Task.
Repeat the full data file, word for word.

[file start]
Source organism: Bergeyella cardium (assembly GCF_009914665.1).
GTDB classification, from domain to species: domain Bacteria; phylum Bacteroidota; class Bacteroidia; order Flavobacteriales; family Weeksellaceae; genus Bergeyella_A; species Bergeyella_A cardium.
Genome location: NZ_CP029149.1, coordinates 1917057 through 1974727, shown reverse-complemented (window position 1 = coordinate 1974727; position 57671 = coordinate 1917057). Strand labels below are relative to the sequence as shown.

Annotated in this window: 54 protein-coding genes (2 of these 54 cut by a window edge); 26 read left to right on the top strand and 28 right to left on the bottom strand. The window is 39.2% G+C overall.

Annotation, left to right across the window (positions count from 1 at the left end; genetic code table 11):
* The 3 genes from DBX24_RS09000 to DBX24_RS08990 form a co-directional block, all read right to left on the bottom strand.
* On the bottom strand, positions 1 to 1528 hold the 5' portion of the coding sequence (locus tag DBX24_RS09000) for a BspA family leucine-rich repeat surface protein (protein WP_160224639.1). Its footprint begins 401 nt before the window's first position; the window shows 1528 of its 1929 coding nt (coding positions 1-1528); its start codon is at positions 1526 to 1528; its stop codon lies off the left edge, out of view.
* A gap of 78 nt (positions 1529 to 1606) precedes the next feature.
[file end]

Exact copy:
Source organism: Bergeyella cardium (assembly GCF_009914665.1).
GTDB classification, from domain to species: domain Bacteria; phylum Bacteroidota; class Bacteroidia; order Flavobacteriales; family Weeksellaceae; genus Bergeyella_A; species Bergeyella_A cardium.
Genome location: NZ_CP029149.1, coordinates 1917057 through 1974727, shown reverse-complemented (window position 1 = coordinate 1974727; position 57671 = coordinate 1917057). Strand labels below are relative to the sequence as shown.

Annotated in this window: 54 protein-coding genes (2 of these 54 cut by a window edge); 26 read left to right on the top strand and 28 right to left on the bottom strand. The window is 39.2% G+C overall.

Annotation, left to right across the window (positions count from 1 at the left end; genetic code table 11):
* The 3 genes from DBX24_RS09000 to DBX24_RS08990 form a co-directional block, all read right to left on the bottom strand.
* On the bottom strand, positions 1 to 1528 hold the 5' portion of the coding sequence (locus tag DBX24_RS09000) for a BspA family leucine-rich repeat surface protein (protein WP_160224639.1). Its footprint begins 401 nt before the window's first position; the window shows 1528 of its 1929 coding nt (coding positions 1-1528); its start codon is at positions 1526 to 1528; its stop codon lies off the left edge, out of view.
* A gap of 78 nt (positions 1529 to 1606) precedes the next feature.